Quadrilateral involving India, US shouldn’t be directed at a third party: China
Talks on the quadrilateral – widely seen as an effort by the four countries to counter China in Asia - were held at Manila in the Philippines, where Prime Minister Narendra Modi is participating in Asean Summit.world Updated: Nov 14, 2017 09:49 IST
China on Monday advised against excluding “relevant” countries from the quadrilateral coalition floated by the US, India, Japan and Australia, and said the group’s policies shouldn’t be directed at a third party.
“The relevant proposals should be open and inclusive and conducive to win-win cooperation, and should avoid politicising or excluding relevant parties,” foreign ministry spokesperson Geng Shuang told a regular news briefing.
Talks on the quadrilateral – widely seen as a joint effort by the four countries to counter China in Asia – were held at Manila in the Philippines, where Prime Minister Narendra Modi is participating in the East Asia Forum and Asean Summit.
“From China’s consistent foreign policy, we welcome development of friendly cooperation between relevant countries, and we hope this will not be directed at a third party,” Geng said when he was asked to comment on the meeting of the leaders of the Quad countries and the US administration’s use of the much-talked about term “Indo-Pacific”.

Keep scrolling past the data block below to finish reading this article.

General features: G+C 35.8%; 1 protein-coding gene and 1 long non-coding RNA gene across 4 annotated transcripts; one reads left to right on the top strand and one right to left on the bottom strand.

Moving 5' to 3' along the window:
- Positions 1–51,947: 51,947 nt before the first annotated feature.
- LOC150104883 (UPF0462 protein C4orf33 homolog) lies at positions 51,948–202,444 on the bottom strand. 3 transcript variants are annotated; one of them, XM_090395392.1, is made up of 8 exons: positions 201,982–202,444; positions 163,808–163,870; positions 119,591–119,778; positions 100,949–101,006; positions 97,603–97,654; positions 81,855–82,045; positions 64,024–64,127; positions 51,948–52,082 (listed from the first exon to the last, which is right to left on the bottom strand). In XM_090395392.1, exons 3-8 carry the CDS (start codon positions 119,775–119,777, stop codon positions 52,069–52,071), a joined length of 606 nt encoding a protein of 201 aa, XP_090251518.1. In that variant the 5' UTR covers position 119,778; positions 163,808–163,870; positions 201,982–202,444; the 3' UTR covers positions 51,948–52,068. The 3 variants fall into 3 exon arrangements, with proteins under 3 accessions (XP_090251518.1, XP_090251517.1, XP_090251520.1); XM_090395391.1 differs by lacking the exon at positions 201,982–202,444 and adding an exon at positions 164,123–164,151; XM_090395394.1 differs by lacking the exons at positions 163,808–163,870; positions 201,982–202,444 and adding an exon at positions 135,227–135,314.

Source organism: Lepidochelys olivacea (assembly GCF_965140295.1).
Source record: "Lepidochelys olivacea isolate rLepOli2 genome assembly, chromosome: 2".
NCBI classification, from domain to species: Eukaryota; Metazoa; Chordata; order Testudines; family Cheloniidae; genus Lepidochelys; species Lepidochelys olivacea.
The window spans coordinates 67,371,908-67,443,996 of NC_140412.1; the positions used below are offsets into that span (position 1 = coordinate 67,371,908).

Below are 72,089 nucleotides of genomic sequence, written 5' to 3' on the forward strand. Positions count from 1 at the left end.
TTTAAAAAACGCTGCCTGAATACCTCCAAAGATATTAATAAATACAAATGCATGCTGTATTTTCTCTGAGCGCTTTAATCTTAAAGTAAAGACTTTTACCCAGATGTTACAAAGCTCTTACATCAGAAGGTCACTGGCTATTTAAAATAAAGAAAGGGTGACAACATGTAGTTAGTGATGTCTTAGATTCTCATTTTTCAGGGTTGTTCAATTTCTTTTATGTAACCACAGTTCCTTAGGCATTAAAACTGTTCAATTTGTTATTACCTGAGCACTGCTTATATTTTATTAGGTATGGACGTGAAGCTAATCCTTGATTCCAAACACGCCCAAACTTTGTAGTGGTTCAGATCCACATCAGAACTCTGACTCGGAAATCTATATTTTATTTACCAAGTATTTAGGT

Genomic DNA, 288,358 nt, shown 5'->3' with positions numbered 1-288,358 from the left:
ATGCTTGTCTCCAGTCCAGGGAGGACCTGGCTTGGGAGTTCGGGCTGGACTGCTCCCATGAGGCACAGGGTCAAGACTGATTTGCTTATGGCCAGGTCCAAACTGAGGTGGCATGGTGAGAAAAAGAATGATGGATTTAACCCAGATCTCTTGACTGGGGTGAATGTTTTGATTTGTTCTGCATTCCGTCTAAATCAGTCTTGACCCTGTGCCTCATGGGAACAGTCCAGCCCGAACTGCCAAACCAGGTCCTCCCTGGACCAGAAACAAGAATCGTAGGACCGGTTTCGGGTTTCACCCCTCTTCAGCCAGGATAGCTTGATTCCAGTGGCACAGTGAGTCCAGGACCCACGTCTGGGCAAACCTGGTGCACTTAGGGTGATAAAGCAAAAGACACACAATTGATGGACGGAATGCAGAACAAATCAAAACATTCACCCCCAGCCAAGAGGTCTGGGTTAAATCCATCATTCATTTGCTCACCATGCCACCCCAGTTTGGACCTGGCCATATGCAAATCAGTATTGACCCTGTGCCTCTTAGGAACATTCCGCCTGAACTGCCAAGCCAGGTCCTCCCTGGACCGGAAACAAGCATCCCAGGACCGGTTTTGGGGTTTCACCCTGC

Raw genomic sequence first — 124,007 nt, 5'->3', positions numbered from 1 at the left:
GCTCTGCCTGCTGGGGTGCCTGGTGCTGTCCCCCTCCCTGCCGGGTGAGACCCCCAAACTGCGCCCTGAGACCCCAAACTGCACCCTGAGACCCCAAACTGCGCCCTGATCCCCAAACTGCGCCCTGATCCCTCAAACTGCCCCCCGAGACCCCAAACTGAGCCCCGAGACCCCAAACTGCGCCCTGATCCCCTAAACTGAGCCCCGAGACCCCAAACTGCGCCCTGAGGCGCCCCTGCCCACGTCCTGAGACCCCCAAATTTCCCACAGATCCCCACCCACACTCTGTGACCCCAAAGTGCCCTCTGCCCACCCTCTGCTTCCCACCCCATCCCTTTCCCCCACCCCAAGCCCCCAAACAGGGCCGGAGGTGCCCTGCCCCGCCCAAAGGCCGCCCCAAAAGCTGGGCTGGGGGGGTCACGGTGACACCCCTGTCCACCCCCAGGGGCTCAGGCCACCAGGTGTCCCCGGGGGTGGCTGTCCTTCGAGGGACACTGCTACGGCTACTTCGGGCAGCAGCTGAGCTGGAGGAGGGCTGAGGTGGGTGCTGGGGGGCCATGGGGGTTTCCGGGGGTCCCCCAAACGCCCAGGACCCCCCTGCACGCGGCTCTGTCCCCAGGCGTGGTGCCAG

Geng added: “We hope policies made and actions taken by relevant parties can correspond with the trend of the times, featuring peace, cooperation, friendship and development and be conducive to upholding regional peace, prosperity and stability.”
He spoke in generic terms but it was by far the most detailed reaction from Beijing on developments involving the Quad countries.
Last week, China had played down talk about the coalition, possibly timing it to the then upcoming visit of US President Donald Trump. Foreign ministry spokesperson Hua Chunying had said the Indo-Pacific region is a “dynamic region” with great potential.
She also stressed that “stability and peace” in the Indo-Pacific is of great importance to ensure the region’s prosperity.
A week later, the four countries seem to be closer to reviving the Quad, which was first mooted in 2007. The alliance is being seen by some in Beijing as the latest effort to counter an increasingly assertive China and its aggressive foreign policy in the region and beyond.
It is also being interpreted as a security arrangement led by the US to contain China. Trump and top US officials have been using the term Indo-Pacific more frequently than the phrase Asia-Pacific.
Trump used it at joint news conference with South Korean President Moon Jae-in in Seoul a day before arriving in China.
The Quad talks were held in Manila, where Modi interacted with Trump and Japan’s premier Shinzo Abe at a dinner hosted by President Rodrigo Duterte of the Philippines for the visiting leaders.
“The discussions focussed on cooperation based on their converging vision and values for promotion of peace, stability and prosperity in an increasingly inter-connected region that they share with each other and with other partners,” India’s external affairs ministry said in a statement.
“They agreed that a free, open, prosperous and inclusive Indo-Pacific region serves the long-term interests of all countries in the region and of the world at large. The officials also exchanged views on addressing common challenges of terrorism and proliferation linkages impacting the region as well as on enhancing connectivity,” the statement added.